In this section, you need to note how often you’re paid, the gross pay per pay period, the taxes per pay period, and how long you’ve been with your employer. Provide these details for both you and your spouse.
G. Non-Wage Household Income
In section G of Form 433-F, you need to note all other household income. This includes alimony, child support, unemployment income, pensions, interest or dividend income, and Social Security payments.
You also need to note self-employment and rental income. In these categories, use net income, which is your income after expenses. To back up self-employment income and expenses, you need to provide a copy of the Schedule C from your tax return or a current profit-and-loss statement. For rental income, you should include a copy of Schedule E. When calculating your net income, do not take depreciation into account. You should only include expenses that directly affect your cash flow.
H. Monthly Necessary Living Expenses
In section H, you need to list all of your monthly expenses including food, personal care, transportation, housing, utilities, medical expenses, child care, child support, student loans, court-ordered payments, and all other expenses. You should note the expense as well as the IRS’s allowance.
The IRS has a set of Collection Financial Standards that outline how much the agency thinks people should spend in various expense categories based on where they live. In most cases, the IRS will only take into account expenses that are at or below the standard. For instance, as of 2022, the IRS thinks that three-person families should spend $903 per month on food. If you spend over that amount, the IRS won’t take into account the excess when assessing your ability to pay your taxes.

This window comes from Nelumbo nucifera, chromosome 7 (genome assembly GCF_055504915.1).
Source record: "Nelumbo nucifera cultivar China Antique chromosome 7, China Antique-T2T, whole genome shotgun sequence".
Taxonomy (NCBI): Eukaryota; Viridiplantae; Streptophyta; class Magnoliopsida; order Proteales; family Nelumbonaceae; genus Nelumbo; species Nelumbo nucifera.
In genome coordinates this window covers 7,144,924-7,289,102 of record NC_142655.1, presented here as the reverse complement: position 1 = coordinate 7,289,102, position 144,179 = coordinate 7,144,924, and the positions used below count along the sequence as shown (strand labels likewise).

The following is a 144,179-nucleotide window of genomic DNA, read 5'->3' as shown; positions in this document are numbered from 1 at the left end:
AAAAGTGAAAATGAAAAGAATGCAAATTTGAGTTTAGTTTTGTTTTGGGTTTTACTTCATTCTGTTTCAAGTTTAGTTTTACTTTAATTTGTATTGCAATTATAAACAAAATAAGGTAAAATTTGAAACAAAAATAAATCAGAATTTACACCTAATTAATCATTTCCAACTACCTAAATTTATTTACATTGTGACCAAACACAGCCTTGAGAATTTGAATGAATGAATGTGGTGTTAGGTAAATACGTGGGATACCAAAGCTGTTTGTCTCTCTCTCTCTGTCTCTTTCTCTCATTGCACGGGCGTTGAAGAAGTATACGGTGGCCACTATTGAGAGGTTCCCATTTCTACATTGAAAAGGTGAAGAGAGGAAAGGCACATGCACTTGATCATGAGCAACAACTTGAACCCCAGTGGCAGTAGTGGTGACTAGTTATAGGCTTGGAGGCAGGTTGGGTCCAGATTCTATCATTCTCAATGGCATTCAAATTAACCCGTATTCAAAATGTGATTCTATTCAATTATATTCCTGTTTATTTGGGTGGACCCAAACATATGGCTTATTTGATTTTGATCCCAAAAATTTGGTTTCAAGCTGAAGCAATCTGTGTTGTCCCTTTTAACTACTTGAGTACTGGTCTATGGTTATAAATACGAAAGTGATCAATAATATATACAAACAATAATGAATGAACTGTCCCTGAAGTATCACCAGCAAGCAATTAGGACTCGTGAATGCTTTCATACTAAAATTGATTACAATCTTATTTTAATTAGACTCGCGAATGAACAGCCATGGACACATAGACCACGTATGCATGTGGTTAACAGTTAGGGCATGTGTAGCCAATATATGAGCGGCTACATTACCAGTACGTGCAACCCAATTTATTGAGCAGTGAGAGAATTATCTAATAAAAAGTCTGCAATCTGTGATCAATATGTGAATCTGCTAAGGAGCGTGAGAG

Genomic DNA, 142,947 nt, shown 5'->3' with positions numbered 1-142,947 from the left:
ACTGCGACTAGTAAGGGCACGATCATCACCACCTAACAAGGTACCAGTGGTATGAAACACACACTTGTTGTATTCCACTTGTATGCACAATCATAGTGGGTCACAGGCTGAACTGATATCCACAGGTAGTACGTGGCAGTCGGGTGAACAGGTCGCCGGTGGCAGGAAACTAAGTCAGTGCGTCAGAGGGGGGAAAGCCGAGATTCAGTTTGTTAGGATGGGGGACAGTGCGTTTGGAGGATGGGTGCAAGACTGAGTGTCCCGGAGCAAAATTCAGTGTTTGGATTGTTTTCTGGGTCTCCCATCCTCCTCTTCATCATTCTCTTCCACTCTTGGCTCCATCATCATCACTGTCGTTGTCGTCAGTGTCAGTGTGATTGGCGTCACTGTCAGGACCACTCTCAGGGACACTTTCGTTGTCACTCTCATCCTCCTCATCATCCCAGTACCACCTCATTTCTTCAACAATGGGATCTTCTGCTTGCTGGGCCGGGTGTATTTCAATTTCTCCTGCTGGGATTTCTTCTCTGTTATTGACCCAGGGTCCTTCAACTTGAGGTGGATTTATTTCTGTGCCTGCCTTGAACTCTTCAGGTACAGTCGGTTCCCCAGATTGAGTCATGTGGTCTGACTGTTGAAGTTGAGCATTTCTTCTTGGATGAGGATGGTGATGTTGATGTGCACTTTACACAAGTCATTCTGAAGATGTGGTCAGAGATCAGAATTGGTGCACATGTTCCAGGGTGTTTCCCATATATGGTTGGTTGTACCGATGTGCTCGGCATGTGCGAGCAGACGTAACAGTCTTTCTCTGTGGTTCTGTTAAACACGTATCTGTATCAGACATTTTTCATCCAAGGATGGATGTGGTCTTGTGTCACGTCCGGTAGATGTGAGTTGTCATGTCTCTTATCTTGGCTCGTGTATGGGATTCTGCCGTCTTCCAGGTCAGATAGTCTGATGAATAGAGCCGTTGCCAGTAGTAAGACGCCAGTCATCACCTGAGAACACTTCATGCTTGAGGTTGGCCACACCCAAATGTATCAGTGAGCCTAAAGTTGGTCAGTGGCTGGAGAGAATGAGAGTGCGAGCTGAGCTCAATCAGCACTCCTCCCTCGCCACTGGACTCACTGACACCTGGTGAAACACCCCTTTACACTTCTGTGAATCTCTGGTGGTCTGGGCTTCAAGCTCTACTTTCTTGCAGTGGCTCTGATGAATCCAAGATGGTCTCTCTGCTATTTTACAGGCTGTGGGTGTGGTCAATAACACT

Note that the IRS financial standards apply to monthly bills. If you have bills that aren’t paid monthly, you will need to convert them to a monthly amount. For quarterly bills, you should divide by three. For weekly bills, multiply by 4.3. For biweekly bills, multiply by 2.17. For semi-monthly bills, multiply by two.
Where to Mail IRS Form 433-F
The mailing address for Form 433-F varies depending on where you live. Typically, you submit this form when you file Form 9465 (Installment Agreement Request). If you’re submitting Form 9465 by itself, send it along with Form 433-F and any other required information to the address in the Form 9465 instructions.
If desired, you can also submit a request for a payment plan when you file your taxes. In this case, you should attach these documents to your tax return, and you should mail everything to the address noted in your 1040 instruction booklet.
Other IRS 433 Forms
Form 433-F is not the only form in this series. The IRS also uses Form 433-A (Collection Information Statement for Wage Earners and Self-Employed Individuals) and Form 433-B (Collection Information Statement for Businesses). These forms request a lot more detail than Form 433-F.
If you request an Offer in Compromise or a Partial Payment Installment Agreement, the IRS will typically require you to submit Forms 433-A and/or 433-B.
Get Help With Form 433-F
If you need help filing Form 433-F, requesting a payment plan, or negotiating other arrangements with the IRS, we can help. At the W Tax Group, we specialize in helping people resolve their IRS and state tax problems. To learn more and to talk about the best options for your situation, contact us today.